damages," observed Joe. "I don't think the old
man would have much trouble in getting a heavy
verdict in his favor from a jury. And I guess the
poor old fellow needs all he can get."

The knowledge, however, that the accident
would not prove fatal and the consciousness that
they had done all they could to help, served to
dissipate the shock caused by the affair, and before
long they were chatting as merrily as ever. So
that when at last they parted at the doors of the
Marlborough their only feeling of regret was that
the day was ended. As for Joe and Mabel,
snugly ensconced in the tonneau, they would have
been willing to ride on forever. Joe said as much,
and Mabel had acquiesced with her eyes if not in

It was a discordant note, therefore, when as
the chums were going toward their rooms they
almost ran into "Bugs" Hartley, the former
pitcher of the Giants, who had been released
earlier in the season for dissipation.

That erratic individual, whose venom against
Joe had once led him to drug his coffee so that
our hero might be unable to pitch, had rapidly


gone from bad to worse. He had exceptional
ability when he kept sober, and even after his
release by McRae he could have found some other
manager willing to give him a chance if he had
kept away from drink. But he had gone steadily
downhill until he was now a saloon lounger and

He had been drinking heavily now, as was evi-
dent by a glance at his bleared face, and had
reached the ugly stage of intoxication. His for-
mer team mates stepped back as he lurched against

"Hello, Hartley," said Joe not unkindly, for
despite his just cause for resentment, he was
shocked and sorry to see how low "Bugs" had

"Don't you talk to me!" snarled Hartley vi-
ciously. "You got me off the team and knocked
me out of my chance of World Series money."

"You're wrong there, Bugs," returned Joe,
keeping his temper. "I did everything I could to
help you. When you were drunk in St. Louis, Jim
and I smuggled you off to bed so that McRae
wouldn't find it out. You're your own worst
enemy, Bugs."

"Why don't you brace up, Bugs, and cut out
the booze?" broke in Jim. "You've got lots of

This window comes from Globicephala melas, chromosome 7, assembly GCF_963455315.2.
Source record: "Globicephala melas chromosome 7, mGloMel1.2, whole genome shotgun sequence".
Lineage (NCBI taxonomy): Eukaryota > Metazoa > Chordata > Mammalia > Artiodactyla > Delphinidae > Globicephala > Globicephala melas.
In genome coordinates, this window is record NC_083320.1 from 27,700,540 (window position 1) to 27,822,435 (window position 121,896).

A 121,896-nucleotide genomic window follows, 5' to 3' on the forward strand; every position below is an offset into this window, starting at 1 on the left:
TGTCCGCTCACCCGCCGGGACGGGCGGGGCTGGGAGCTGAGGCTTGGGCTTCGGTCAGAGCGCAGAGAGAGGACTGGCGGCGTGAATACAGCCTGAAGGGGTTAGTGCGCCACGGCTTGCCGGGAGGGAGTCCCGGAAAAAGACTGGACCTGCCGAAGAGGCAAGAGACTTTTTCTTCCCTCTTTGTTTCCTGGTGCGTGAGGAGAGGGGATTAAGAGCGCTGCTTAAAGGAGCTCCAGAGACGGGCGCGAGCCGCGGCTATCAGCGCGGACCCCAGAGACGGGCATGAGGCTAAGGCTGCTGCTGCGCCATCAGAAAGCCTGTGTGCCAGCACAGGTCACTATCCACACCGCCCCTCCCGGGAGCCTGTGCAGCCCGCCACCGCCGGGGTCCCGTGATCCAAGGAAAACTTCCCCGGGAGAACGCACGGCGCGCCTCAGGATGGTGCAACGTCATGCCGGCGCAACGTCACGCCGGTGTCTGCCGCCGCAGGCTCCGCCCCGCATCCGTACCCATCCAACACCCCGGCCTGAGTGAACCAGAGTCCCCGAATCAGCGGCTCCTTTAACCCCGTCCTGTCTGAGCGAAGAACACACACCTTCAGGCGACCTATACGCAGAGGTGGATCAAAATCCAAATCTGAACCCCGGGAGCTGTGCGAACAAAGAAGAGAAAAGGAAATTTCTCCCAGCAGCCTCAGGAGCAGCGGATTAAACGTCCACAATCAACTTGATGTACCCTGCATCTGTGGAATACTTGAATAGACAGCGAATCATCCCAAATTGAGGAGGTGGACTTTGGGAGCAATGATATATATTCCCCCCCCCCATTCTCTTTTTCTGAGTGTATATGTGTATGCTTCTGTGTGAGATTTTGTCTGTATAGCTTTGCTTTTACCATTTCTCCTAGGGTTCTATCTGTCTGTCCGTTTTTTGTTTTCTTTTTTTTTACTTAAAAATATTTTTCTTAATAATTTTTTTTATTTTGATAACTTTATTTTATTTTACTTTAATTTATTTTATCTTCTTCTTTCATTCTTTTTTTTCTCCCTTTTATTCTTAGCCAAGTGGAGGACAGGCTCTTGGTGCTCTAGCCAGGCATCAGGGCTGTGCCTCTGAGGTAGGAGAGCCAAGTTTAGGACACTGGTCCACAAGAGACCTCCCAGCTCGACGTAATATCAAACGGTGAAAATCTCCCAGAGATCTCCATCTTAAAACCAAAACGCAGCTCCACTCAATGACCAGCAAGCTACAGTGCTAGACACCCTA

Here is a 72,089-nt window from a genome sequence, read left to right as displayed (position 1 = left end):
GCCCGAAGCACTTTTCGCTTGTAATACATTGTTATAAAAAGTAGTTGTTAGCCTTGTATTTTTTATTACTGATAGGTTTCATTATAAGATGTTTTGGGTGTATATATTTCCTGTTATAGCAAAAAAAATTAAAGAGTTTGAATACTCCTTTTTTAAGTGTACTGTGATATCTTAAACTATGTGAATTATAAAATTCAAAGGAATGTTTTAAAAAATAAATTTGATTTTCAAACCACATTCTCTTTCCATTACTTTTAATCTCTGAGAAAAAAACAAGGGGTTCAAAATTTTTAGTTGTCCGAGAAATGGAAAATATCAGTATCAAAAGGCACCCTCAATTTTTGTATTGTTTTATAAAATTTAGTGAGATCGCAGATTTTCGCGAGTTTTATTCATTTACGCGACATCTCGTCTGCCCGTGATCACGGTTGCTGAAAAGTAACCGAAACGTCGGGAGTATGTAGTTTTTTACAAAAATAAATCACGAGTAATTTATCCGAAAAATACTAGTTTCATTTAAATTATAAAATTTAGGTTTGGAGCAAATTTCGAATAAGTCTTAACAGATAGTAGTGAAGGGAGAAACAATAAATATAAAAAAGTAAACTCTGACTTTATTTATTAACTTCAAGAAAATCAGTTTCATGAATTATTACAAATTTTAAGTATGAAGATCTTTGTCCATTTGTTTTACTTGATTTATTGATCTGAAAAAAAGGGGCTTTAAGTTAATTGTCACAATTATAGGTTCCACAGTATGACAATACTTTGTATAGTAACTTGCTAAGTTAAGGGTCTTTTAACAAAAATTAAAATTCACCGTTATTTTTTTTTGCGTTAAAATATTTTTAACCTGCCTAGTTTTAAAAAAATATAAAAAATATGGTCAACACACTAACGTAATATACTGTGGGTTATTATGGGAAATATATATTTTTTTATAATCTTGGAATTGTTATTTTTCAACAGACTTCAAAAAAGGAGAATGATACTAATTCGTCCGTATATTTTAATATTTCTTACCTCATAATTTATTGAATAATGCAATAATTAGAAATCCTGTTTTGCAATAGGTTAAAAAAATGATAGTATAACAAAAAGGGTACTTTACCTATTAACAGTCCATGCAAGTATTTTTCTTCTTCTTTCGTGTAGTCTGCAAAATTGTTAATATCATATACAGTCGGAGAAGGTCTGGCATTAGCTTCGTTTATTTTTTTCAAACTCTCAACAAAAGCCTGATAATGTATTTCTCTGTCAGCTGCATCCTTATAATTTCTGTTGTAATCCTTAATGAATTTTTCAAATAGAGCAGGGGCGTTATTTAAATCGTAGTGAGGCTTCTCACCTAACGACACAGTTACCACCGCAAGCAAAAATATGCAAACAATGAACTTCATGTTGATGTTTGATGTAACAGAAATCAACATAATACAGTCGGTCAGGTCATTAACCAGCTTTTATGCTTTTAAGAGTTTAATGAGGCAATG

good pitching left in you yet."

"Quit your preaching, you guys," growled Hart-


ley thickly. "It doesn't work with me. You've
done me dirt and I'm going to get even with you
yet and don't you forget it."

He moved away unsteadily, and the chums
watched him with a sentiment of pity.

"Poor old Bugs," remarked Jim. u He can't
bat successfully against the Demon Rum."

"No," assented Joe. "I'm afraid he'll be struck



The practice games of the next few days were
by no means tame affairs, even though there was
nothing especially at stake.

The All-National team was, as has been seen,
chosen from among the stars of the profession,
and though they lacked, of course, the team work
of the Giants, they gave the latter all they could
do to hold their own. They had been ordered to
"tear things wide open*' and play the game for
all it was worth.

This they proceeded to do with such effect that
when the time for the great Series arrived the
Giants had been put on their mettle and were at
the very top of their form.

It had been an especially busy week for Joe.
He had spent one day in Boston, to which city he
had run over on the midnight train at the direc-
tion of McRae, in order that he might observe
the practice of the Red Sox and get a line on their
batters. He had been impressed but not dis-
mayed by their show of strength, and had



come back knowing that his work was cut out for

He had taken advantage, too, of his presence in
Boston to arrange for rooms for his family, as
well as for Reggie and Mabel, as they expected
to go back and forth during the fateful week the
Series lasted on the same trains taken by the two

Thursday was made memorable to the New
Yorks by the appearance of Hughson. There was
an affectionate roar and rush for the veteran as
he came into the clubhouse among his adoring

To the torrent of questions poured out on him
as to his condition, he responded that he was feel-
ing fine physically, but was not yet sure of his arm,
His shoulder was still somewhat lame and tender,
but he hoped to get into some of the games later
on. He tossed the ball about for a little while,
but made no attempt to cut loose with any curves
or fast ones. But the very sight of their crack
pitcher once more in uniform was a tonic and
inspiration to his mates, and they put an amount
of "ginger" into their practice game that after-
noon that was full of promise to McRae and Rob-
son, as they watched their men from the side lines.

"I think we're going to cop the Series, Robbie,"
declared the former when the practice was over.
"The men are as full of pep as so many colts."